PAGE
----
She learned about a crew that flew under the command of her father that was on it’s way to the far off island county of Papua New Guinea (PNG). They had gotten lost. Crashed somewhere in the wilderness or maybe the endless ocean. So her that runaway spirit took hold and led her on many adventures dedicated to finding lost WWII aircraft. In the early-1990s she went to PNG with a handful of clues pointing to lost aircraft. And when she found one crash site, overgrown by the jungles deep in the mountains, only accessible by jumping out of a helicopter on to a pile of logs cut to create a makeshift landing pad, she discovered the long lost bones of full B-17 bomber crew – ten men – led by LT Howard Eberly, who was easily identified by a golden bracelet that had his name on it that had survived fifty years in the jungle. She was able to return the remains of those lost airmen home and, as fortune would have it, the bracelet had a match held by Eberly’s surviving widow. My Mother gave that bracelet back in person.
Mom at one time lived on the Navajo reservation in Arizona witnessing dances that “no white-man has ever seen”. She got to see Canyon de Chelly in it’s prime and cliff dwellings now closed off to most people. She spoke to Navajo vets who spent time in Vietnam and it left a deep impression on her soul.
She broke glass ceilings in a time when women weren’t necessarily promoted to executive positions in business, climbing to a corner office in the (then) Sears Tower.
In her youth she moved to Mexico City and lived there for a time. Then met some Canadian hitch hikers on the road north in California and decided to move to Vancouver where she lived and worked for a while. We still have close friends there.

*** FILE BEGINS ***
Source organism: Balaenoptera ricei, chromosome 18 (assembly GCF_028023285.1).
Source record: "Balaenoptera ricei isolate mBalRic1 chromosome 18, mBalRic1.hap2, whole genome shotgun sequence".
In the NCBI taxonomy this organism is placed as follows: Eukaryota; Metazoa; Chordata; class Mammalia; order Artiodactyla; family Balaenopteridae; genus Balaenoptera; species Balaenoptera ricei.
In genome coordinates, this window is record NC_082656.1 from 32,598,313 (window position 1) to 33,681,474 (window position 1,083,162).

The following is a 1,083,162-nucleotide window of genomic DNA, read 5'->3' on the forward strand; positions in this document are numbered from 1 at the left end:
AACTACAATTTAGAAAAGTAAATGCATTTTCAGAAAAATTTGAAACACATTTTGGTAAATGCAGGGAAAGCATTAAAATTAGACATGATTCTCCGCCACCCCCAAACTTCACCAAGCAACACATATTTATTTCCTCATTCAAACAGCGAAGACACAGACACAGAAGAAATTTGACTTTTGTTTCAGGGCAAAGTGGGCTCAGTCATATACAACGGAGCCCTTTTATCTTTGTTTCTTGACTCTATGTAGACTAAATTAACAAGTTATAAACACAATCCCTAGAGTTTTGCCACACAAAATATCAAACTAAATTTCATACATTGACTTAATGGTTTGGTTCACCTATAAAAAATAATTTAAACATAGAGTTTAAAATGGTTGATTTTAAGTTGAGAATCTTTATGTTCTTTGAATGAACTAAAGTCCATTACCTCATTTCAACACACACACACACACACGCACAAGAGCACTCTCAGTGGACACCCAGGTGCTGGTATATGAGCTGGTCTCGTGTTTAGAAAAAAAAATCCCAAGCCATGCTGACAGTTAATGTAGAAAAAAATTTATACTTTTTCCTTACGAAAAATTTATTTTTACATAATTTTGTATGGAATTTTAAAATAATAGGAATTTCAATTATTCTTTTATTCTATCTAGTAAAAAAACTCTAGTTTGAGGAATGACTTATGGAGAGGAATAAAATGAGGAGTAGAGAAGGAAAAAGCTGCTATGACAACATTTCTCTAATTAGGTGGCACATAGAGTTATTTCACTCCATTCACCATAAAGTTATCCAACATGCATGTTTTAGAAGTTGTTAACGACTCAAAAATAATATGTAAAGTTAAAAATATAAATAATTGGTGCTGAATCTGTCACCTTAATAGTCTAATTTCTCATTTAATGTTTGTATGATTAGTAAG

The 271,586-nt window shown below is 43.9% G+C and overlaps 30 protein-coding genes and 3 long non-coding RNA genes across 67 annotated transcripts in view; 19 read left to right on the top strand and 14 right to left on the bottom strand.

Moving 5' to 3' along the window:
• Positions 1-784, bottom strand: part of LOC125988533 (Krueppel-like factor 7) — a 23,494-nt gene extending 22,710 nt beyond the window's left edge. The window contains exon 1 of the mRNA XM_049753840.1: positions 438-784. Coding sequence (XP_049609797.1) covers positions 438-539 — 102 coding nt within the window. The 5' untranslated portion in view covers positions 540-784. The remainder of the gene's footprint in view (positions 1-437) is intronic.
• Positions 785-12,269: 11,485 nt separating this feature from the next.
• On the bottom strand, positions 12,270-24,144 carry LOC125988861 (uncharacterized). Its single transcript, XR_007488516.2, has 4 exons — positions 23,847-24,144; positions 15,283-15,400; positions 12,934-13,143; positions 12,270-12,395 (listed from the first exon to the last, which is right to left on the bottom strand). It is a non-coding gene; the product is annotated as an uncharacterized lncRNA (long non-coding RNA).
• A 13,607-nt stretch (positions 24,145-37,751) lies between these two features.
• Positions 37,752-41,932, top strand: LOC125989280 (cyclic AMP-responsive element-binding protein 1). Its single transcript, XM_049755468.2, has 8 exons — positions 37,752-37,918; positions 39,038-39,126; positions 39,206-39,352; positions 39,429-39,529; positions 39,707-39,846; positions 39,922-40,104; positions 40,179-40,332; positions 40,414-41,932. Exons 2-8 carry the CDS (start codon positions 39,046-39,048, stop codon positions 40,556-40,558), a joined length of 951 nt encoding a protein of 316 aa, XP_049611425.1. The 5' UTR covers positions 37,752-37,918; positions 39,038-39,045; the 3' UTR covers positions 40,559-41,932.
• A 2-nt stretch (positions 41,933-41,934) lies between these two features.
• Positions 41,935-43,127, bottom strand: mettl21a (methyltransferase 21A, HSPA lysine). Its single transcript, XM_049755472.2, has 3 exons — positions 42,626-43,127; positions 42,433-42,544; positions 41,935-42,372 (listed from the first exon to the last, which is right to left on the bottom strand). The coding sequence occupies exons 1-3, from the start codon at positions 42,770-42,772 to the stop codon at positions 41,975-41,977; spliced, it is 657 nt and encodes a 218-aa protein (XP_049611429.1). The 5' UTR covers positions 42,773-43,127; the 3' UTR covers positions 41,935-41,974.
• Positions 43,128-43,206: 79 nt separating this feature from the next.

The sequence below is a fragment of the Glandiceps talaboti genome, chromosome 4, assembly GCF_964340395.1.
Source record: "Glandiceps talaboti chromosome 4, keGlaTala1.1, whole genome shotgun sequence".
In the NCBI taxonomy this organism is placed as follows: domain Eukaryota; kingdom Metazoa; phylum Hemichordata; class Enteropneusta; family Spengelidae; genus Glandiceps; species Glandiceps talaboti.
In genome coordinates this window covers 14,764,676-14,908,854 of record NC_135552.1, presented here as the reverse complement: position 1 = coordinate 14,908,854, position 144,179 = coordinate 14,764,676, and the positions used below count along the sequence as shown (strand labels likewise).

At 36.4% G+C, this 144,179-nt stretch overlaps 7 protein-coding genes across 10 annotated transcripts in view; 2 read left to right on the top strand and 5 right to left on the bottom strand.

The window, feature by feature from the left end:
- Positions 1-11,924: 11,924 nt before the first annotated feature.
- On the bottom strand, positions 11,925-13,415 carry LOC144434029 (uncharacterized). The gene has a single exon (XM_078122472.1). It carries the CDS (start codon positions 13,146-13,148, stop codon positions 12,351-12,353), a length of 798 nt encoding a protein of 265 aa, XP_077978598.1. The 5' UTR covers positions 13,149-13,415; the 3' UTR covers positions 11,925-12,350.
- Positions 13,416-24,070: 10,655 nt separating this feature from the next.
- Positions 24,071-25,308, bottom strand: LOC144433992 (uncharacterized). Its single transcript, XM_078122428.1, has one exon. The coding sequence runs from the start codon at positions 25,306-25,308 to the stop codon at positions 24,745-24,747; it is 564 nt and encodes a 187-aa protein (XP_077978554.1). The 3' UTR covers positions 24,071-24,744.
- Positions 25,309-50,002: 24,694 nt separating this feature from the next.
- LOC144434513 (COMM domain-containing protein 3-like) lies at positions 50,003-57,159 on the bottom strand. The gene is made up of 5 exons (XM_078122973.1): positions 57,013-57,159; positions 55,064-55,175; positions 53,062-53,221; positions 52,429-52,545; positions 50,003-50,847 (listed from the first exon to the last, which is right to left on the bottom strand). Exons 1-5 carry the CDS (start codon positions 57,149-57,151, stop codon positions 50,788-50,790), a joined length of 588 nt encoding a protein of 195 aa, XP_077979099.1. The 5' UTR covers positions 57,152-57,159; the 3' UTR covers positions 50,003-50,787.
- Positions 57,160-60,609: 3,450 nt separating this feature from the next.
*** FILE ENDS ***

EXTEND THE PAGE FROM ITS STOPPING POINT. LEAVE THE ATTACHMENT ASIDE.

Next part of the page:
While I cannot possibly do justice to her memory, in it’s entirety, because she was such a huge personality, it would be a shame to not say something about her loss. And while our relationship was rocky in the end, which I may regret as I learn more about her – oddly enough I’m learning more about her in death than I did in life – I can see the love and affection she had for me in the old photos from my early years. I’m glad I at least had the chance to tell her that I love her very much in her final moments.
Compared to those days in the hospital there is some relief in knowing that she is no longer in pain. That her endless searching and pushing for the next thing has finally been put to rest.
I will miss her laughter. Loud, and clear, and carefree. I will miss her grammar corrections and will be forever trying to improve my writing because of her. I will miss her inspiring energy and drive. I will miss arguing about politics and the long conversations about the stars and physics. I have missed the opportunity to ask her about the old days and the parts of her life that I wasn’t a part of. I’m sorry I didn’t get a chance to introduce her Reggie Watts, because I really think she would have really liked his style. But I’m glad that she was my Mom. I consider myself lucky to have known such an extraordinary woman in a time when such greatness is rare.
So now, looking back over the last two months a lot has changed. The end of this bigger-than-life person has made me reconsider my place in the world and how I approach living. Perhaps that’s my Mom’s parting gift: to help me refocus and build the wherewithal to pursue things that are more meaningful. To shine light on the preciousness that life can hold. This isn’t goodbye to the online world necessarily, but definitely a step back to think about what value these mediums offer.